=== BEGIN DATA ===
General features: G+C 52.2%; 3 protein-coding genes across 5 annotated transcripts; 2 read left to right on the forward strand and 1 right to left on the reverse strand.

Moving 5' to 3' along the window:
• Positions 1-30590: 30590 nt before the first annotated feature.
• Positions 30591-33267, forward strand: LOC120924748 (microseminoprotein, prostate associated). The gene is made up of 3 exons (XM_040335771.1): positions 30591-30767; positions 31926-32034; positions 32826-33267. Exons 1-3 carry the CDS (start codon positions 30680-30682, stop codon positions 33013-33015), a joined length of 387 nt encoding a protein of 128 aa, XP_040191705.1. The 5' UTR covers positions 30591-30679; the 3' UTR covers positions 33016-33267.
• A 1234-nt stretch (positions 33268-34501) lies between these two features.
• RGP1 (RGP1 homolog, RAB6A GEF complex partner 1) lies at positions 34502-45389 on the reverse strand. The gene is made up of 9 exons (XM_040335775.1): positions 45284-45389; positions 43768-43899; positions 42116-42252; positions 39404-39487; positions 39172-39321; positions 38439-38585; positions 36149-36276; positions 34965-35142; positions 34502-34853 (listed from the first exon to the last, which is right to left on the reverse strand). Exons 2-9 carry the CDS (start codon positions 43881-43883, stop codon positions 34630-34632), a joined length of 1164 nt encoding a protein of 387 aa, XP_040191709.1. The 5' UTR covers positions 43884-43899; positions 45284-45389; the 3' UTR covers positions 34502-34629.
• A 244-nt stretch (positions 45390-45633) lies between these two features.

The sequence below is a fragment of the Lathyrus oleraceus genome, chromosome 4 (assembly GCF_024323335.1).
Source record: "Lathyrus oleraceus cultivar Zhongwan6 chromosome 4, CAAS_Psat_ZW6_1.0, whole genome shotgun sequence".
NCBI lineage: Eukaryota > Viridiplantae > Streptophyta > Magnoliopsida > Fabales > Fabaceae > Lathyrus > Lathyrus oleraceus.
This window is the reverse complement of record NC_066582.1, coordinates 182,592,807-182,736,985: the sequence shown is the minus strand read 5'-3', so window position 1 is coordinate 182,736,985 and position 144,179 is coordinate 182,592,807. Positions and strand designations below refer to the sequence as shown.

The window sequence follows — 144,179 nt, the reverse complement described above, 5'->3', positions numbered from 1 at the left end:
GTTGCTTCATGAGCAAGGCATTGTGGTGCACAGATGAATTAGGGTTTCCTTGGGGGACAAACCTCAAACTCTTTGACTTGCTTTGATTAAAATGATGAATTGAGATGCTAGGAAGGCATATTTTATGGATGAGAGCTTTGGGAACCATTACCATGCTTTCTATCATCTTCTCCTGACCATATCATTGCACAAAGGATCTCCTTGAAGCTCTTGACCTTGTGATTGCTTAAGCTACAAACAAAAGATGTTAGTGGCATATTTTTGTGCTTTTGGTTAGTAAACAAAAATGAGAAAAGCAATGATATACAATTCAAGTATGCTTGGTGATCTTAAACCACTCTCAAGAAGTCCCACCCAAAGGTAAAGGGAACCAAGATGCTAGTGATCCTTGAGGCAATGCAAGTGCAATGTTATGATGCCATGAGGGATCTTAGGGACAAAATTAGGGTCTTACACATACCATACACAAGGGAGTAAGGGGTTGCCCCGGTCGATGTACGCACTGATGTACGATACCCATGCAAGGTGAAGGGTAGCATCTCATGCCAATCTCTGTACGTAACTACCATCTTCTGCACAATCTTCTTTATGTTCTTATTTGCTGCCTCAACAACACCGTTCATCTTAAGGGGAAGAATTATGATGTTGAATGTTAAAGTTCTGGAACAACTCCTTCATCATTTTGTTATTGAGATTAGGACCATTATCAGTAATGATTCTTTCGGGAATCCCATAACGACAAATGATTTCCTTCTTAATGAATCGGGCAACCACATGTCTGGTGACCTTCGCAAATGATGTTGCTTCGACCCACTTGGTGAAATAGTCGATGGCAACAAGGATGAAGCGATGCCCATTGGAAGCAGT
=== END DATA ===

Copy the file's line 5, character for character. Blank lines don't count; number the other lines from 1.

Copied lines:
• A 1234-nt stretch (positions 33268-34501) lies between these two features.